Lacking a burger’s greasy beef and pizza’s lush cheese, falafel is a fairly ascetic type of street food. Yet these pita-wrapped spheres of fried chickpea mash are the (unofficial) national dish of Israel. Though in this country, falafel’s biggest adherents were often found among the broke, the hippie, the college-aged, and the vegetarian. I know that in my days of Doc Martens and an endless Smiths loop, I downed more than a few falafels. Always, I felt veggie-virtuous, though in need of a beverage. That’s because the falafels of my youth were mostly awful. Vegetarian, it’s true, but dry and haunted by the taste of old frying oil; they offered cheap virtue at a price.
Hastings-on-Hudson’s modest Taiim Falafel Shack redeems all those bad falafels. Its scallion-and-parsley-studded dough uses coarsely ground chickpeas, which give Taiim’s falafel a nutty, toothsome crunch. Before frying, the dough is kept fluffy by avoiding ham-fisted compression; the beige-ish speckled dough is formed on a traditional falafel baller that keeps its air pockets intact. How do I know? Taiim’s open kitchen hides few secrets—and actually provides entertainment in this cozy elbow-to-elbow restaurant. After frying, the falafels are rolled into a pita with lush, house-ground tahini; tart, pickled turnips; and chopped tomatoes. Refreshing crunch comes with scallion and parsley, and when the ingredients are taken in a single bite, this $5 sandwich offers satisfaction in deep-fried carbs—but with nuttiness, fatty lushness, vegetal crispness, and an acidic bite.
Taiim’s not a one-hit wonder. We’ve found a filling lentil soup ($4.50), as homey as anything you’ve ever eaten, though its lavish use of orange zest might alienate a traditionalist. The salads are usually winners. We especially like the Israeli chopped salad ($5/$8), a meticulous dice of crunchy cucumbers and tomatoes, spiked with peppery dressing and made aromatic with generous scallion and parsley. Hummus is light on garlic ($5/$8), elegant, and super-creamy, but always hits the perfect point between tahini’s peanut-butter stickiness and lemon’s acid bite. To be honest, it’s difficult to choose between a sandwich and an equally filling vegetarian sampler, which, at $13, offers warm pitas paired with chopped salad, hummus, and (sadly) a somewhat wan baba ghanouj. For $17, you’ll also get a few falafel balls and Taiim’s fabulous warm, stuffed grape leaves—a generous meal that promises welcome leftovers.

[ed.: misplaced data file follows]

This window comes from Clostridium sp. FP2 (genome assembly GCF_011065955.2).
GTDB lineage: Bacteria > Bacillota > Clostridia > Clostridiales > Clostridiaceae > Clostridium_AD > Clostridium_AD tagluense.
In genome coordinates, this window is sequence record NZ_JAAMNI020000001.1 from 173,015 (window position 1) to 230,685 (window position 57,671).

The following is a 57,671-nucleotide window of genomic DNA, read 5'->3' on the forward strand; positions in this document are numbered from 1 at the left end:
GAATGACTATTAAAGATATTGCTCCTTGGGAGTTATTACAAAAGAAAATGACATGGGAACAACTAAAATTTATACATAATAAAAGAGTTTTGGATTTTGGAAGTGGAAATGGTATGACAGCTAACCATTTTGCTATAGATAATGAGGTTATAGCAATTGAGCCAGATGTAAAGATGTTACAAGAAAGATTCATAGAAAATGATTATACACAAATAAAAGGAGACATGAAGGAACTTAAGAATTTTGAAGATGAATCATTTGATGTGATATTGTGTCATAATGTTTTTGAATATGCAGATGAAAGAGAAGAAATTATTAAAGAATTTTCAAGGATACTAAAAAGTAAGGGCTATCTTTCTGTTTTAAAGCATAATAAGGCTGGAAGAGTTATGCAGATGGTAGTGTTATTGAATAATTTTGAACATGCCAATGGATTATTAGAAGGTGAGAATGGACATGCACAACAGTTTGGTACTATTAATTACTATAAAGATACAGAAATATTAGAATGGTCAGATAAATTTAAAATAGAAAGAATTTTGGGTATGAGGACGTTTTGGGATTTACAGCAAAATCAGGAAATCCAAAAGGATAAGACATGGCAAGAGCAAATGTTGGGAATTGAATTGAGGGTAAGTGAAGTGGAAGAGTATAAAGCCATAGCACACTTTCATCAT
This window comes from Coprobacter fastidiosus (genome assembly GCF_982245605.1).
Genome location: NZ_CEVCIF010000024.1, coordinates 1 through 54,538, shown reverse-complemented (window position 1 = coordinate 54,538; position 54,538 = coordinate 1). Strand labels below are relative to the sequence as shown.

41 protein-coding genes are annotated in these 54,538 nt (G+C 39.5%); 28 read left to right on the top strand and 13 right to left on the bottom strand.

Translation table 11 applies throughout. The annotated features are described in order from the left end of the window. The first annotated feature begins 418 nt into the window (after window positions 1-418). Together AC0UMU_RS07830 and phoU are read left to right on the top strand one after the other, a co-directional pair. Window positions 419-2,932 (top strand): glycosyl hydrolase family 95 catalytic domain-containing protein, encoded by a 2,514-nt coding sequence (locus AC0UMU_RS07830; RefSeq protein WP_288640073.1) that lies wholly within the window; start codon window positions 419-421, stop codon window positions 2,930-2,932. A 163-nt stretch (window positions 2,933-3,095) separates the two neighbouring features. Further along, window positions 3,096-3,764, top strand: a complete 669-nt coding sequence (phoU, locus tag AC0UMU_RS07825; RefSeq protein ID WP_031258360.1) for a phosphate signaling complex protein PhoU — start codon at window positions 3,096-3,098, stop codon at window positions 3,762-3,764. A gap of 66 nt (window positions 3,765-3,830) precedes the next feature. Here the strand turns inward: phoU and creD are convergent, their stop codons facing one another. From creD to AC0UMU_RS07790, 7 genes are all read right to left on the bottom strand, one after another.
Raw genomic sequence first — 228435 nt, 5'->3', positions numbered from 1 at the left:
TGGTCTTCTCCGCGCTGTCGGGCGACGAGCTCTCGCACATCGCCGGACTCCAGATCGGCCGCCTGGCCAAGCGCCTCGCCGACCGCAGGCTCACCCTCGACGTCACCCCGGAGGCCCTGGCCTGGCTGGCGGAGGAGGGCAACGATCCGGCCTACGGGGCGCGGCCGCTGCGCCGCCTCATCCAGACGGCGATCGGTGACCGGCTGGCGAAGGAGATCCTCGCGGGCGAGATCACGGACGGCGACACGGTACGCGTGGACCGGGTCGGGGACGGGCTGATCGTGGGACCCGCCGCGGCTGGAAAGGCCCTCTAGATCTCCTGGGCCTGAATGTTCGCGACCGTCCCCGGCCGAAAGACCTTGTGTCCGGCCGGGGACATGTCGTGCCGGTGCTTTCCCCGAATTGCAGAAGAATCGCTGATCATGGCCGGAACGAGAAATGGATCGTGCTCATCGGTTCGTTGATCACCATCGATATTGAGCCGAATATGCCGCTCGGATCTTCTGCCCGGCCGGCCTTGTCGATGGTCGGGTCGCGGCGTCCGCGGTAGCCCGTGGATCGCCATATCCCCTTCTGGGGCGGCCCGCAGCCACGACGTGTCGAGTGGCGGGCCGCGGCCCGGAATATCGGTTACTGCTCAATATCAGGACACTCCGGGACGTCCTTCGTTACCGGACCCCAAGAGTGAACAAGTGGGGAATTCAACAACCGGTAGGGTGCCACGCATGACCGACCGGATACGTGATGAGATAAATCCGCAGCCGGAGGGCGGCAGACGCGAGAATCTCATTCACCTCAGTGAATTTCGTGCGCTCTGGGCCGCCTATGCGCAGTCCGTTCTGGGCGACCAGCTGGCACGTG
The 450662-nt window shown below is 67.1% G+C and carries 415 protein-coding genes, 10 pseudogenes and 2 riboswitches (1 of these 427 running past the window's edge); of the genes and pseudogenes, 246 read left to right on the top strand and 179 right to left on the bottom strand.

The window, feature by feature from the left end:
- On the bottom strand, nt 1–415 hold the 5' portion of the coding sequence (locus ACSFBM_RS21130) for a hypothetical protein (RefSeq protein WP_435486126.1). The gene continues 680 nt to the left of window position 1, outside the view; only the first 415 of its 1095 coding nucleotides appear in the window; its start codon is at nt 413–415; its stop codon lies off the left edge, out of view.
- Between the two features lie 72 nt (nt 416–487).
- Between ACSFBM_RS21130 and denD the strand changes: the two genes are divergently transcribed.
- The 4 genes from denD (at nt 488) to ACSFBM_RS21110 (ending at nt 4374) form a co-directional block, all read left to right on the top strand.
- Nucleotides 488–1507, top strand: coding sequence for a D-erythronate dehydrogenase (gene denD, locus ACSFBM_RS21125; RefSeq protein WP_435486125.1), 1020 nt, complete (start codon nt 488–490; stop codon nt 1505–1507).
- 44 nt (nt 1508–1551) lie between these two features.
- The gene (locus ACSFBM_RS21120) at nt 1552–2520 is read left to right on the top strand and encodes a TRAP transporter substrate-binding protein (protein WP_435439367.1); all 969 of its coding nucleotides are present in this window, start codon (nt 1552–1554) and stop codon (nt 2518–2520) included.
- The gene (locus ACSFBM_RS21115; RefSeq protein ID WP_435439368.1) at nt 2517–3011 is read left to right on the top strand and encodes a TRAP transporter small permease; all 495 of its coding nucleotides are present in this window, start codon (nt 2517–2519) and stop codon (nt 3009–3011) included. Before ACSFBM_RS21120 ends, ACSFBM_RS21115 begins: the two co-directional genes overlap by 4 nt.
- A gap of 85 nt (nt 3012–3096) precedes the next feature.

Shawarma is another draw at Taiim, and, when you enter, there you’ll find it: leaves of marinated meat (chicken or lamb), tightly threaded onto a vertical spindle and held in place by a large onion. As the spindle rotates, the meat roasts, maybe getting a little love from that onion. When it’s finished, the meat is carved off the now coherent, beehive-like mass and piled into a sandwich ($8 for chicken, $10 for lamb). The resulting very tender shreds of lamb still bear the acidic tang of the marinde, which makes them a good foil for pita, tahini, and the same vegetable shower that comes with the falafel (cucumbers, scallions, parsley, and turnip pickles). And, as with the falafel, the shawarmas are available as platters ($15/$18), which arrive with pita, tahini, pickles, turnips, olives, chopped salad, and a choice from a list of starches and grains, which includes yellow rice, bulgur, and couscous. Don’t miss the opportunity for luxurious sides of sabich with egg ($8)—silken and oily fried eggplant slices and hard-boiled egg served over Israeli chopped salad—or mujadarra ($4/$6), a hearty lentil-and-rice pilaf amply studded with a thyme-heavy za’atar.
Be warned: though Taiim is a brick-and-mortar restaurant, it has few seats, accepts only cash, and serves only soft drinks. Among those, you’ll find sweet Israeli fruit nectars alongside the usual American ice teas and sodas. Rather than lingering, it is better to drop in for a quick and satisfying meal or to pick up a home buffet to dip from a score of containers.
Taiim Falafel Shack
♦ ♦ ♦ ♦
598 Warburton Ave, Hastings-on-Hudson
(914) 478-0006; taiimfalafelshack.com
Hours: Tues to Sat 11:30 am-8:30 pm
Appetizers: $4-$6; sandwiches: $5-$10; entrées: $14-$18; desserts: $5
♦ ♦ ♦ ♦—Outstanding ♦ ♦ ♦ —Very Good
♦ ♦ —Good ♦ —Fair